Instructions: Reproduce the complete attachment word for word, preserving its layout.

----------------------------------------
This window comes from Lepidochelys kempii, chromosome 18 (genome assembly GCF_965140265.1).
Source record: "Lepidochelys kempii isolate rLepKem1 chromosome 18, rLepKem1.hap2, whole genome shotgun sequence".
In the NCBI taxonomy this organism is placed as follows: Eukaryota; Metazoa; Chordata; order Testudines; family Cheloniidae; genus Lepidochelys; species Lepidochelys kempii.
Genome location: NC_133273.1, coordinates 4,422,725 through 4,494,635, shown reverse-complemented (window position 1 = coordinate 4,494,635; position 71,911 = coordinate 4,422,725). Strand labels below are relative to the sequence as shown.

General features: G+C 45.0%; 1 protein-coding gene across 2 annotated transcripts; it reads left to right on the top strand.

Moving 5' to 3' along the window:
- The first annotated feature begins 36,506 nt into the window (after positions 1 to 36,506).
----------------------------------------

This window comes from Lepidochelys kempii, chromosome 18 (genome assembly GCF_965140265.1).
Source record: "Lepidochelys kempii isolate rLepKem1 chromosome 18, rLepKem1.hap2, whole genome shotgun sequence".
In the NCBI taxonomy this organism is placed as follows: Eukaryota; Metazoa; Chordata; order Testudines; family Cheloniidae; genus Lepidochelys; species Lepidochelys kempii.
Genome location: NC_133273.1, coordinates 4,422,725 through 4,494,635, shown reverse-complemented (window position 1 = coordinate 4,494,635; position 71,911 = coordinate 4,422,725). Strand labels below are relative to the sequence as shown.

General features: G+C 45.0%; 1 protein-coding gene across 2 annotated transcripts; it reads left to right on the top strand.

Moving 5' to 3' along the window:
- The first annotated feature begins 36,506 nt into the window (after positions 1 to 36,506).